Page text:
Producing a Publication
Because projects often require weeks of preparation, Publications Services encourages clients to include us in early discussions of the project. Publications Services will schedule an initial meeting, where the client outlines budget, needs, audiences, and goals. A graphic designer from Design Services may be present at the first meeting. Editors and designers may ask questions such as:
Other issues that may influence a project are its priority, origin, size, writing, or resources involved in production. After the initial meeting, editors and designers will work with the client to produce the project in the most efficient way.
Once a job is taken, Publications Services will work with Design Services to make sure:
In a second meeting, the client and a designer will decide the publication's size, number of pages, format, photographs, illustrations, type, paper stock, color, and ink. This is all done with the intention of making the publication the best it can be, yet stay within budget.
Publications Services and Design Services will set up a final production schedule after considering your deadline, the amount of writing and editing needed, and the time required for graphic design. Your publication is a priority for us, so please make it a priority for your office.
Design Services will write specifications with your budget in mind and communicate those budget needs to printers. Design Services seeks bids from several printers in an effort to get the best quality for the lowest price. The bidding process usually takes a few days.
Design Services will assign a job number to your publication.
The next step is producing a manuscript. Your main responsibility is to make sure your text is accurate in spelling and the information it contains. Taking a little extra time to check your copy at this stage will save money and time later. Then, send the information to us via e-mail, FTP, or on a CD. It will be edited and checked for consistent style, grammar, and completeness.
Some style elements are unique to our campus, like the use of the official name, the University of North Carolina at Chapel Hill. Keeping in mind the purpose of your publication, we will refer to sources such as the University of Chicago's Manual of Style, the Associated Press Stylebook, and reliable Webster's Dictionary.
The proof allows you to see how the final piece will be designed. When your copy is ready, we will produce a "first page proof," which will look like the final piece. Our editor will read the page proof, and you will receive a copy of it to review as well.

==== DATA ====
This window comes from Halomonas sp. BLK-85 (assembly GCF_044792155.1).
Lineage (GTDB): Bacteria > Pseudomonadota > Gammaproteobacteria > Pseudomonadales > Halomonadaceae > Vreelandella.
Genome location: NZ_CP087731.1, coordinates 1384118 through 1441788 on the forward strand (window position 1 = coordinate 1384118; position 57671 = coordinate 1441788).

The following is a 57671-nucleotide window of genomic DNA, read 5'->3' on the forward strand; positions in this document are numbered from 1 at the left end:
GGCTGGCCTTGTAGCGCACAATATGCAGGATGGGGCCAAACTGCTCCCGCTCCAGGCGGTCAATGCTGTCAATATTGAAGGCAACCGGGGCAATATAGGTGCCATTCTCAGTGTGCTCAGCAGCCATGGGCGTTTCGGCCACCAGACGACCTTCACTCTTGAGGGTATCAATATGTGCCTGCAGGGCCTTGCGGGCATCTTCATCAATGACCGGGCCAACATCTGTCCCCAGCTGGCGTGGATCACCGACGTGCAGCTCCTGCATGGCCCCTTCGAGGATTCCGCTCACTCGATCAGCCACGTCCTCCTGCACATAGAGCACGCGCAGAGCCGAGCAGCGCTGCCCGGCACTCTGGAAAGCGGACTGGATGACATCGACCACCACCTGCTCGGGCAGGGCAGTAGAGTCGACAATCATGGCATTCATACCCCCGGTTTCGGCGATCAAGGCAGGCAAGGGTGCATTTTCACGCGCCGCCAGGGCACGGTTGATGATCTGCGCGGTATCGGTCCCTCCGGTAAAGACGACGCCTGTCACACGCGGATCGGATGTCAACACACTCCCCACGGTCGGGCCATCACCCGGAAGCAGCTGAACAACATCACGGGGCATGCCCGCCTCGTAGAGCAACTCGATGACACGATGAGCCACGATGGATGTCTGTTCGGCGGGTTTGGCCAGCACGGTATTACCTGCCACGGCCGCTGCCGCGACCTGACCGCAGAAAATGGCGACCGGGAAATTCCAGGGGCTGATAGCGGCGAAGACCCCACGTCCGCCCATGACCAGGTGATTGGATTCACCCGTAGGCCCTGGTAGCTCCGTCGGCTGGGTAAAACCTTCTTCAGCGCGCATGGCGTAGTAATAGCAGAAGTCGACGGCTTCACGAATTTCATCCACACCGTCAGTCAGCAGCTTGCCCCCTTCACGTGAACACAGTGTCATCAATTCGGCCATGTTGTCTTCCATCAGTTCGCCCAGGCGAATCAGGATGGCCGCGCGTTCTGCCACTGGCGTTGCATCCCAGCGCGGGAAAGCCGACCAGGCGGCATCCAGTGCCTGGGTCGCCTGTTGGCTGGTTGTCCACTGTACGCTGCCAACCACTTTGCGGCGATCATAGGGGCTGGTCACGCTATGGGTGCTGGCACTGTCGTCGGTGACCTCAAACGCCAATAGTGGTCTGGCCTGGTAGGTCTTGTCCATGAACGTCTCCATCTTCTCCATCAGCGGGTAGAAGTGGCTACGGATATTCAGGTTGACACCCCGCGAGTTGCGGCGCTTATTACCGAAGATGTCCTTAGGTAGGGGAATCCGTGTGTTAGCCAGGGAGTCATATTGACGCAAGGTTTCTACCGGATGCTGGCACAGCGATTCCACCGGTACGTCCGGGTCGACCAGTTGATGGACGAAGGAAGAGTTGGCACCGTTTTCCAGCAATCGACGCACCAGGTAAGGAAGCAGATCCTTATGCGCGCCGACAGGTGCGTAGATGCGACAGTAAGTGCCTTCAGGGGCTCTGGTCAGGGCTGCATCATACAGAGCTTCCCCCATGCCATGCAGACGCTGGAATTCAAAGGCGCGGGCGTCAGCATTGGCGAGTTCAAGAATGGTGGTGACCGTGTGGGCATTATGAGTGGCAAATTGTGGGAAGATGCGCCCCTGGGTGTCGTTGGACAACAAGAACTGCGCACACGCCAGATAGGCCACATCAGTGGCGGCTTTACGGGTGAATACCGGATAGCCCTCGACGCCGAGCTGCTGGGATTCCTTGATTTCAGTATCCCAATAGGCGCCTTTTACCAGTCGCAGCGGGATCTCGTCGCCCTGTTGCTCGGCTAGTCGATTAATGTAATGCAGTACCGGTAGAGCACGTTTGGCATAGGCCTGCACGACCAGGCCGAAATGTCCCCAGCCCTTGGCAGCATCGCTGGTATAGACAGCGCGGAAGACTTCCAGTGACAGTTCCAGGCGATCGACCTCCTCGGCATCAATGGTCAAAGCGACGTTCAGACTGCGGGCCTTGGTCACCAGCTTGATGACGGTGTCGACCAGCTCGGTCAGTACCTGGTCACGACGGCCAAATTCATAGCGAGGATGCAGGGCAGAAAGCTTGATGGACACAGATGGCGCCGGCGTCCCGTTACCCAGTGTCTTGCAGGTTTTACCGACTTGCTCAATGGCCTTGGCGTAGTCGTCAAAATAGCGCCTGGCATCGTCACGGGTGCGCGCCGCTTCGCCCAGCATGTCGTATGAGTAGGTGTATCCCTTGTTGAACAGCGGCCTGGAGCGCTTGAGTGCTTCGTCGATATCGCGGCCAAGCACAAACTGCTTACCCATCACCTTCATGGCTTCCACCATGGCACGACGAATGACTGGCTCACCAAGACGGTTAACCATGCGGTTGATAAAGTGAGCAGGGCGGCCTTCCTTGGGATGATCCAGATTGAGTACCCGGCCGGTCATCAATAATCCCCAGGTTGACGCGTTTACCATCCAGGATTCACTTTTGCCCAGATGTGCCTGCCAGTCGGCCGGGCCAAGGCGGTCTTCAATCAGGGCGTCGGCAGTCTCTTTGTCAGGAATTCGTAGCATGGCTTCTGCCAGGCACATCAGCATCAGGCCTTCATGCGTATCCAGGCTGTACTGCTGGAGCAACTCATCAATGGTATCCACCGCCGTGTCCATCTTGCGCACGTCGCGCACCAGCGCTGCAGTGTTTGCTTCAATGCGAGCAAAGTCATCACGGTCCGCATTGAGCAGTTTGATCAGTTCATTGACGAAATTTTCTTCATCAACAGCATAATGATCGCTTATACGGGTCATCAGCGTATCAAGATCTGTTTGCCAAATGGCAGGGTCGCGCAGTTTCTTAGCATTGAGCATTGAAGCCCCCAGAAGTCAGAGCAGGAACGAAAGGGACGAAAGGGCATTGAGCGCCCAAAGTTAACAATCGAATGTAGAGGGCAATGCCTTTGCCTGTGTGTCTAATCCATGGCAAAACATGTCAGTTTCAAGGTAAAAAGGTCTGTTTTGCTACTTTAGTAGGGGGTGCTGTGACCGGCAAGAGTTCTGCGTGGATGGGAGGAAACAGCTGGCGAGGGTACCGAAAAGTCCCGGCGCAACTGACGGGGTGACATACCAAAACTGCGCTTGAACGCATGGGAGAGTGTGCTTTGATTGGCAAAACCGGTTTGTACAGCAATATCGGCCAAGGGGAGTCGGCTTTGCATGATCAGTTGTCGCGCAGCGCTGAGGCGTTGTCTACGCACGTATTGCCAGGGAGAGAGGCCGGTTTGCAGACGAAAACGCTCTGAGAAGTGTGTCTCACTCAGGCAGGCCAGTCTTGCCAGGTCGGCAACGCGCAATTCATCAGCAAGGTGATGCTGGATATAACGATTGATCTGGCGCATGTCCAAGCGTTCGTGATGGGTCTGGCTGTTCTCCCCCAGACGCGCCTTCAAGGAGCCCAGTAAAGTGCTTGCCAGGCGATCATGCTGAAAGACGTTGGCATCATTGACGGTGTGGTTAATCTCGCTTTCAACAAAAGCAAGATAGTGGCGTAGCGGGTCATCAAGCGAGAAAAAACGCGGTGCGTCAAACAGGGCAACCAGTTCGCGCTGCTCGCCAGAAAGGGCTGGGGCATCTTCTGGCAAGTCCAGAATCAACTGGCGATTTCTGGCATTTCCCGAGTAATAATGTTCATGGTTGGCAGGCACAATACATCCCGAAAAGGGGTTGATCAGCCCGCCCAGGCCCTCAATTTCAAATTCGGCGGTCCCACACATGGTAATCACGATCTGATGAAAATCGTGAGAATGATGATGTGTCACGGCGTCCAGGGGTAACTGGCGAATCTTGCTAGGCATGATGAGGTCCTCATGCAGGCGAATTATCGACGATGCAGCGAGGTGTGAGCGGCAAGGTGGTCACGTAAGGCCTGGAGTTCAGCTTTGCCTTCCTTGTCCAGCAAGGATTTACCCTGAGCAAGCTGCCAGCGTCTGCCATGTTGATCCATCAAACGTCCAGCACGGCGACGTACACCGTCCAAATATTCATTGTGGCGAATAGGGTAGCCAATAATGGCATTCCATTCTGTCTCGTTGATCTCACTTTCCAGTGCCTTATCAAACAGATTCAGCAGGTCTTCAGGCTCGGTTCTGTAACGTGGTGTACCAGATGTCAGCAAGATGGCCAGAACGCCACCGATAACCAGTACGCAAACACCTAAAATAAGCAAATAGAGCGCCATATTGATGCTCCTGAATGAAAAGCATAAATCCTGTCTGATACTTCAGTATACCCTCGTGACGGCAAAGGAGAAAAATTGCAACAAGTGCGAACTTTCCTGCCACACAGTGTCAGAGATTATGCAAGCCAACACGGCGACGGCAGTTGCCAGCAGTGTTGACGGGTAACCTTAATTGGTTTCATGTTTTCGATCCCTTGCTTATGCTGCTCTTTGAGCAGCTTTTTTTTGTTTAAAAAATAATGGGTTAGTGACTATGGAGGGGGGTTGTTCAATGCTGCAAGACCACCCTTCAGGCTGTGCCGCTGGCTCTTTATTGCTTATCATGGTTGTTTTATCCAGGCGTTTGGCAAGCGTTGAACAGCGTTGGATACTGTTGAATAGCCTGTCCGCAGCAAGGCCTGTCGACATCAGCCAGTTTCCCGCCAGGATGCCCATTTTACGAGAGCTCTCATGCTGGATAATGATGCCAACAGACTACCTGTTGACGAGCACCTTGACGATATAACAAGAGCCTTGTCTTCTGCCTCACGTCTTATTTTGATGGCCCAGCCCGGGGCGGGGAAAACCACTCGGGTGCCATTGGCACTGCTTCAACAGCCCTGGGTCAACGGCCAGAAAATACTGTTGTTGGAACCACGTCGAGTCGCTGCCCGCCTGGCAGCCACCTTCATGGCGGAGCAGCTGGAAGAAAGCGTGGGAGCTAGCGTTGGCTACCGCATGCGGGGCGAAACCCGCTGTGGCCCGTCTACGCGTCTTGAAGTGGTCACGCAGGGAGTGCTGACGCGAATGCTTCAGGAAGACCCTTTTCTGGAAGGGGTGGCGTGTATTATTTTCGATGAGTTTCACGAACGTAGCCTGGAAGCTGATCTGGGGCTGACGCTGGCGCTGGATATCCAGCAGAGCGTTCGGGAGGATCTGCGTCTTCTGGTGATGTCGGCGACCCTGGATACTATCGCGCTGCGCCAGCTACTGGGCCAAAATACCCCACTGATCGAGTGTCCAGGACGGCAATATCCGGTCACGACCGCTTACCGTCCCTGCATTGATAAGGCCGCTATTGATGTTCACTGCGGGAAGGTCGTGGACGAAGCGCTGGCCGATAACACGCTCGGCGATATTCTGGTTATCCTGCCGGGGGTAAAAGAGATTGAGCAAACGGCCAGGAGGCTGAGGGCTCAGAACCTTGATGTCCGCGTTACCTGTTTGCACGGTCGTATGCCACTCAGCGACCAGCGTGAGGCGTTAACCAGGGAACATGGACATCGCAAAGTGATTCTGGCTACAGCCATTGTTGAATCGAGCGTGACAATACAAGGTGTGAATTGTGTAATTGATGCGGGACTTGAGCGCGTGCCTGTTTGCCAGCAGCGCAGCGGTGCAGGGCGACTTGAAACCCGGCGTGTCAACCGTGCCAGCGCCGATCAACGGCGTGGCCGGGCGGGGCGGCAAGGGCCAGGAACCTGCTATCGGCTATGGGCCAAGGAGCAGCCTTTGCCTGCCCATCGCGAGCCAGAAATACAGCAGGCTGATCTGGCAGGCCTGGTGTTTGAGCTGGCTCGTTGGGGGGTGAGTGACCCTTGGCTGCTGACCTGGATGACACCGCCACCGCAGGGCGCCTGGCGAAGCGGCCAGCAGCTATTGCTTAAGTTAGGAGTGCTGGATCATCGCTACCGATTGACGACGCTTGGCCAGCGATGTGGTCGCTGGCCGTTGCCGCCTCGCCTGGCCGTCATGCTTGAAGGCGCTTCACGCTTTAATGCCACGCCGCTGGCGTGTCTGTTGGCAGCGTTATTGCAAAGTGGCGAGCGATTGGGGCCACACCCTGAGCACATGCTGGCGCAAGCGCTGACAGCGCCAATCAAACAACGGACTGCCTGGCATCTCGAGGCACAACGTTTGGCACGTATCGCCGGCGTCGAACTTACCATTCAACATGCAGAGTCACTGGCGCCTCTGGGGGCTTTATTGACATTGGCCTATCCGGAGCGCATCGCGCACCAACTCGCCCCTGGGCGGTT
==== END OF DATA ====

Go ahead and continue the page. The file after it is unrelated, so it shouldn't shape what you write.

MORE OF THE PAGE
Remember that each change at this stage caused by your request or error will cost you money.
A second proof will give you one more chance to make minimal changes that refine and finalize the project.
Going from final layout to a printed publication takes a little time. Within a few days, the printer will give you a final proof, called a blueline. This proof will be folded just like the final product, so you also can check the page sequence. Also check for:
Making changes at the blueline stage is expensive, and will delay delivery. It is best to make changes at the earliest stage possible.
Next, your job is printed. After the ink dries and your job is bound and trimmed, it is delivered.
Depending on the size and complexity of your job, the printer may be busy for anywhere from just a few days to several weeks. Whatever the case, we will keep you informed of its progress.
Think about where you will use your publications and the best storage place for them. After you request delivery of a specific amount to a specific location, we will have them delivered to you.
Most printers follow
the 10 percent rule, meaning that use of paper may cause a delivery
of 10 percent more or 10 percent less than the original order.
So, if you need an exact amount, please let us know!
After delivery, tell us what you think about the publication. We need
to hear the good and the bad. That's one way for us to keep improving.